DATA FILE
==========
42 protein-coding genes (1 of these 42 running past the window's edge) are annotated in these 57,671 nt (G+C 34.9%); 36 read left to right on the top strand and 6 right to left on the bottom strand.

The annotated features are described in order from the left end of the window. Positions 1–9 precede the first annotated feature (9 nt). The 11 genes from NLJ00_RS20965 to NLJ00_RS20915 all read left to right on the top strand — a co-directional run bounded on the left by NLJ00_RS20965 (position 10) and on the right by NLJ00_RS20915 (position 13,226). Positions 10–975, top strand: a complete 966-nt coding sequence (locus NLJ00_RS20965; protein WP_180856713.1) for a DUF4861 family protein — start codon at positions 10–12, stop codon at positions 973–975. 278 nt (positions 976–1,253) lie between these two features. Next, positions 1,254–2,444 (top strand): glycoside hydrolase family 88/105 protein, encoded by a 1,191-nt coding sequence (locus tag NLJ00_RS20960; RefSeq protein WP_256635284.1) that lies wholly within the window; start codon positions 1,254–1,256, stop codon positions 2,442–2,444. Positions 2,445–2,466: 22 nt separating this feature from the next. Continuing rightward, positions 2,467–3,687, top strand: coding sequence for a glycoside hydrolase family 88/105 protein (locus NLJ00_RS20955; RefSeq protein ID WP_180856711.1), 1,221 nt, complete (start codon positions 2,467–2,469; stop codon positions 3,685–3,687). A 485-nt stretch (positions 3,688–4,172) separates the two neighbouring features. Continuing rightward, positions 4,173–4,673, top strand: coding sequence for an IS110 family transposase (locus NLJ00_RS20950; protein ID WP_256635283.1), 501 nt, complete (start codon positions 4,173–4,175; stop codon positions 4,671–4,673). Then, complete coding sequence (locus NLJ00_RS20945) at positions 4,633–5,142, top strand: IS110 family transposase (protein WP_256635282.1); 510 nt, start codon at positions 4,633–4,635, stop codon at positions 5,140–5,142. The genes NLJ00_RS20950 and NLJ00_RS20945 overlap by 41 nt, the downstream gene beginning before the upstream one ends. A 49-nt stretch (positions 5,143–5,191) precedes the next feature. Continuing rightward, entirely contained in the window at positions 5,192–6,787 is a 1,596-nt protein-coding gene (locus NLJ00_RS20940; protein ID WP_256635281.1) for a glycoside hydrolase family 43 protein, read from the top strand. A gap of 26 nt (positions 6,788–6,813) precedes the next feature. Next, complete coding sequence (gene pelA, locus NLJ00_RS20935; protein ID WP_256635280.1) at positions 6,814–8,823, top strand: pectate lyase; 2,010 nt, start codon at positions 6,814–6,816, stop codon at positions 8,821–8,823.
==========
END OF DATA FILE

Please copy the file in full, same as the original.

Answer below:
42 protein-coding genes (1 of these 42 running past the window's edge) are annotated in these 57,671 nt (G+C 34.9%); 36 read left to right on the top strand and 6 right to left on the bottom strand.

The annotated features are described in order from the left end of the window. Positions 1–9 precede the first annotated feature (9 nt). The 11 genes from NLJ00_RS20965 to NLJ00_RS20915 all read left to right on the top strand — a co-directional run bounded on the left by NLJ00_RS20965 (position 10) and on the right by NLJ00_RS20915 (position 13,226). Positions 10–975, top strand: a complete 966-nt coding sequence (locus NLJ00_RS20965; protein WP_180856713.1) for a DUF4861 family protein — start codon at positions 10–12, stop codon at positions 973–975. 278 nt (positions 976–1,253) lie between these two features. Next, positions 1,254–2,444 (top strand): glycoside hydrolase family 88/105 protein, encoded by a 1,191-nt coding sequence (locus tag NLJ00_RS20960; RefSeq protein WP_256635284.1) that lies wholly within the window; start codon positions 1,254–1,256, stop codon positions 2,442–2,444. Positions 2,445–2,466: 22 nt separating this feature from the next. Continuing rightward, positions 2,467–3,687, top strand: coding sequence for a glycoside hydrolase family 88/105 protein (locus NLJ00_RS20955; RefSeq protein ID WP_180856711.1), 1,221 nt, complete (start codon positions 2,467–2,469; stop codon positions 3,685–3,687). A 485-nt stretch (positions 3,688–4,172) separates the two neighbouring features. Continuing rightward, positions 4,173–4,673, top strand: coding sequence for an IS110 family transposase (locus NLJ00_RS20950; protein ID WP_256635283.1), 501 nt, complete (start codon positions 4,173–4,175; stop codon positions 4,671–4,673). Then, complete coding sequence (locus NLJ00_RS20945) at positions 4,633–5,142, top strand: IS110 family transposase (protein WP_256635282.1); 510 nt, start codon at positions 4,633–4,635, stop codon at positions 5,140–5,142. The genes NLJ00_RS20950 and NLJ00_RS20945 overlap by 41 nt, the downstream gene beginning before the upstream one ends. A 49-nt stretch (positions 5,143–5,191) precedes the next feature. Continuing rightward, entirely contained in the window at positions 5,192–6,787 is a 1,596-nt protein-coding gene (locus NLJ00_RS20940; protein ID WP_256635281.1) for a glycoside hydrolase family 43 protein, read from the top strand. A gap of 26 nt (positions 6,788–6,813) precedes the next feature. Next, complete coding sequence (gene pelA, locus NLJ00_RS20935; protein ID WP_256635280.1) at positions 6,814–8,823, top strand: pectate lyase; 2,010 nt, start codon at positions 6,814–6,816, stop codon at positions 8,821–8,823.